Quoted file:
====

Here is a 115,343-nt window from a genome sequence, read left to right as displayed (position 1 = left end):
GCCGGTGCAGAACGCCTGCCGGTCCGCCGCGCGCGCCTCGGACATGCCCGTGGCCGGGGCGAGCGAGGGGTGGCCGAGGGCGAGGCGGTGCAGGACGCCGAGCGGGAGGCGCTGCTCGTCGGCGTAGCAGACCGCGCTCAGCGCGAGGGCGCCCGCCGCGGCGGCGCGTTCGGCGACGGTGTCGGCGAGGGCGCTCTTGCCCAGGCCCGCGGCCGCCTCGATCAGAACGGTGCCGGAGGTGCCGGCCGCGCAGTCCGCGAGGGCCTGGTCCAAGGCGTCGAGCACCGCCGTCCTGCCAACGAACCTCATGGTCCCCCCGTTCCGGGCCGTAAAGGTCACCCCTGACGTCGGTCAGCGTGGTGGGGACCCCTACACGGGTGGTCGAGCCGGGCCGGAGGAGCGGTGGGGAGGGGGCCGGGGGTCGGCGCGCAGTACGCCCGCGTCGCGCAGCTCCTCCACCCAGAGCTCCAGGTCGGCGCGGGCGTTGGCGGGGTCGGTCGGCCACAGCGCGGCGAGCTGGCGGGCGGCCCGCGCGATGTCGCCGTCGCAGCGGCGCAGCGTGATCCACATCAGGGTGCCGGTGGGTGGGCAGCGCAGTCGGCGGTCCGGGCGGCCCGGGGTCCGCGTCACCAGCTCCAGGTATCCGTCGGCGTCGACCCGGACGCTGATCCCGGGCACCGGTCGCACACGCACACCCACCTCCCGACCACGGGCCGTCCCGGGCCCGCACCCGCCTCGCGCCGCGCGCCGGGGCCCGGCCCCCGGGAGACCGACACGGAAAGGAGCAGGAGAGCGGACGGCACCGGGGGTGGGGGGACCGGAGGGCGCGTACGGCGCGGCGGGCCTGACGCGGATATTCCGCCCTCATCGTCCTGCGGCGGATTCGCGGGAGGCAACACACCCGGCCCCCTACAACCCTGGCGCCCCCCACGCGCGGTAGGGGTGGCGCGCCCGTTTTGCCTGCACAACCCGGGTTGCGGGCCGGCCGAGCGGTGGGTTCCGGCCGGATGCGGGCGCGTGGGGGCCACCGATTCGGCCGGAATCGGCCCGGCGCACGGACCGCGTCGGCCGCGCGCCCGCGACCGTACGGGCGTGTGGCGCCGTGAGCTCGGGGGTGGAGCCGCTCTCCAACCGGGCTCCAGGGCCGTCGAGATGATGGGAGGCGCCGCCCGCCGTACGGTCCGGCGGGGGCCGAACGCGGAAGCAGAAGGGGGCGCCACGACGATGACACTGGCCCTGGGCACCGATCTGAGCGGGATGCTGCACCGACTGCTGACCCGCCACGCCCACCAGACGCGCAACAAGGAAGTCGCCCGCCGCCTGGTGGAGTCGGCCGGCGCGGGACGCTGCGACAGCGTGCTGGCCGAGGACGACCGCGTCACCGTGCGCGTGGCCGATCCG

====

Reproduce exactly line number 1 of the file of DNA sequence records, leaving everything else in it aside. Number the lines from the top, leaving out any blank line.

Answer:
Here is a 115,343-nt window from a genome sequence, read left to right as displayed (position 1 = left end):